Some commentators have even condescended to explain to Obama how these things are done: You don’t put yourself on the line for an idea unless you have already secured it. Just like a lawyer in cross-examination won’t ask a question if he doesn’t know what the answer will be, a politician doesn’t associate himself with an issue he doesn’t have in the bag.
But wait a second — of the two kinds of leaders, which would you rather have: a bold one who puts himself on the line for something he believes in, going for the outcome he thinks best, or a cautious one who won’t do anything unless he knows he won’t lose face?
And who ultimately wins great battles in politics: The one who is willing to push for what he wants despite the naysayers, or the one who timidly advances an agenda made to make him look good?
Abraham Lincoln, Winston Churchill, Ronald Reagan … leadership books have been written about men who were willing to risk failure — and in fact fail again and again — on their way to their goal.
If you fear what Obama stands for, be very afraid of his willingness to go to Copenhagen twice, Coakley once, and that he says he won’t back down on health care, even now.
4. Pray for political vocations.
Democrats have a 40-vote advantage in the Senate – counting Sen. Joe Liberman, I-Conn., who votes with them as much as any other Democrat does. The GOP would have to keep all of their own 18 seats at stake this Nov. 2, and win enough Democratic ones to win a majority.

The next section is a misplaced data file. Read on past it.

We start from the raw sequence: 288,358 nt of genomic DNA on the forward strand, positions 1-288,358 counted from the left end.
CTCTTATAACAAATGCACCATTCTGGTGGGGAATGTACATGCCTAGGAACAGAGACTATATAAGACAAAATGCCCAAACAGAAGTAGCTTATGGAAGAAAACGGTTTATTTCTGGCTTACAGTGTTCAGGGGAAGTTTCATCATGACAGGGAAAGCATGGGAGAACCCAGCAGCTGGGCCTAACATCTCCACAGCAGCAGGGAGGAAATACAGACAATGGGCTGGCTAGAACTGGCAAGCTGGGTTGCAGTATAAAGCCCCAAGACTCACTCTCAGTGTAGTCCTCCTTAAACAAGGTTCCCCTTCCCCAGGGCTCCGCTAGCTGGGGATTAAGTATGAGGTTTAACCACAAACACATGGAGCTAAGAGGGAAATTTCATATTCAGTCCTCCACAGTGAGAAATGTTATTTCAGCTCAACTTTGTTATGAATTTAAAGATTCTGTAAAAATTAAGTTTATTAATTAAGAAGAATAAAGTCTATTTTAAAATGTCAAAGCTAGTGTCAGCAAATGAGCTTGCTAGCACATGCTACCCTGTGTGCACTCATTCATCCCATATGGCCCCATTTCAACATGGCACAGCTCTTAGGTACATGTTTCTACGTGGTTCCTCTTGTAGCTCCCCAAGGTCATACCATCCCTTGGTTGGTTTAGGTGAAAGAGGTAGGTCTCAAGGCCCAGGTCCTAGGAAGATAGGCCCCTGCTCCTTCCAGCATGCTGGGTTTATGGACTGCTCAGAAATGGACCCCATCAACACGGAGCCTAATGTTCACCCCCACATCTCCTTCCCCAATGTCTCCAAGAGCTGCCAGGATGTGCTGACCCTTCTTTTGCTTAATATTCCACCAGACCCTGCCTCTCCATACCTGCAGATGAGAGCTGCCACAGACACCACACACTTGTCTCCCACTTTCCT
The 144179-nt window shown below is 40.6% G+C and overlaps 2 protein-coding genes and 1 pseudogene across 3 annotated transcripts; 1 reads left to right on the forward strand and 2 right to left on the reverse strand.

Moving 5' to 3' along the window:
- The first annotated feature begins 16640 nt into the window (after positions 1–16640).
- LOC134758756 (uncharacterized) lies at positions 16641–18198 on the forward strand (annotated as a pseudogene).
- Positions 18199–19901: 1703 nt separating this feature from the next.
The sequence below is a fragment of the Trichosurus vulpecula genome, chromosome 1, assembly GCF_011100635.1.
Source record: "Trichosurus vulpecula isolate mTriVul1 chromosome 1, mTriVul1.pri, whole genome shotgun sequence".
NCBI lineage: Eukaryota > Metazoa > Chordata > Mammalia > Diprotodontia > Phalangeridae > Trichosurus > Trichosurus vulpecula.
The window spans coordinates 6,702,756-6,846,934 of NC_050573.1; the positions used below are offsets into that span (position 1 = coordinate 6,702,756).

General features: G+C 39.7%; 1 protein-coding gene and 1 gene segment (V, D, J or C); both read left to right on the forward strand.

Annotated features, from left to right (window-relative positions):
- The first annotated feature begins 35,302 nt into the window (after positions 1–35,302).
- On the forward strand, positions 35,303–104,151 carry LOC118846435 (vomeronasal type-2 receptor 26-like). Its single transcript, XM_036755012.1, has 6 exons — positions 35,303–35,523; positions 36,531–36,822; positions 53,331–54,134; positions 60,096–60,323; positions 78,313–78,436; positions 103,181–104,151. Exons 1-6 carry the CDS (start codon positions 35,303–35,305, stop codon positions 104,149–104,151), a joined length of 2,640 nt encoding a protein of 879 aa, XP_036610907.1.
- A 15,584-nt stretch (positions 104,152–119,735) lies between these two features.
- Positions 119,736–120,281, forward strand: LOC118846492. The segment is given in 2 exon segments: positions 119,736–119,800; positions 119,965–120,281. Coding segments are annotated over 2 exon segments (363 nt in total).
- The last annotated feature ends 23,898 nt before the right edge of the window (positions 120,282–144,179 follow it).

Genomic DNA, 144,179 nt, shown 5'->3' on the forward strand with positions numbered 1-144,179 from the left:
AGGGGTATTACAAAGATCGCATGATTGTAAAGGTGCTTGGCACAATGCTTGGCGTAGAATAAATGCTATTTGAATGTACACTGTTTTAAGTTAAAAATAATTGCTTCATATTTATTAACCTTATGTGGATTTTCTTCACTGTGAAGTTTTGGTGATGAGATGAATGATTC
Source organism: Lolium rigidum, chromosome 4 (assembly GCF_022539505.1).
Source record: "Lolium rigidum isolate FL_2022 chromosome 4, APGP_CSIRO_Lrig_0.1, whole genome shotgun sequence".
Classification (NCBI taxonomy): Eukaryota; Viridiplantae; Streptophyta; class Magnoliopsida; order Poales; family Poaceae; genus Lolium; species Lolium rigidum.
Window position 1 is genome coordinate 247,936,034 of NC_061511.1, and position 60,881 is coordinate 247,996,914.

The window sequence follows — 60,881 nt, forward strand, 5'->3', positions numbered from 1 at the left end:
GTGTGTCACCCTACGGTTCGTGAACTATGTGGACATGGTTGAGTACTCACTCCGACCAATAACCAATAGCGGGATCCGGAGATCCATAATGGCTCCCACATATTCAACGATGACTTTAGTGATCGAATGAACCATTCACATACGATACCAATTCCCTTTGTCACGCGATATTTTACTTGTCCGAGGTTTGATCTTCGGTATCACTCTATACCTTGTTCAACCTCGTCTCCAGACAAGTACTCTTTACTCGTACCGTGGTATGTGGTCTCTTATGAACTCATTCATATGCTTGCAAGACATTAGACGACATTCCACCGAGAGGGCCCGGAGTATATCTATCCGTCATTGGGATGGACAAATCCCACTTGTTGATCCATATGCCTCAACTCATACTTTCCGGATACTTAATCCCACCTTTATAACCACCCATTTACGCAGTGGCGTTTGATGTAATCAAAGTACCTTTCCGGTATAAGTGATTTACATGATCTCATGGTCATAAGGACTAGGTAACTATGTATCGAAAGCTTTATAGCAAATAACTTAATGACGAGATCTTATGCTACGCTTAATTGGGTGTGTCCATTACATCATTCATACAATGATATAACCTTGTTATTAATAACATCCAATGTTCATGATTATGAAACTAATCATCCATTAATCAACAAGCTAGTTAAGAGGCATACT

There’s a problem with that: At the moment, says Dick Morris, there are no strong candidates to challenge Democratic Sens. Patty Murray (Wash.), Ron Wyden (Ore.), Kirsten Gillibrand (N.Y.), Evan Bayh (Ind.) and Russ Feingold (Wis.). “Yet each of these senators is vulnerable,” he says.
In the House, the GOP would have to pick up 41 seats to take the majority. Though by all accounts the Republicans will gain, a change in control is highly unlikely.
The problem: We don’t have Catholics and Christians who consider it their vocation to make the world a better place through politics.
Pray to St. Thomas More for more political vocations.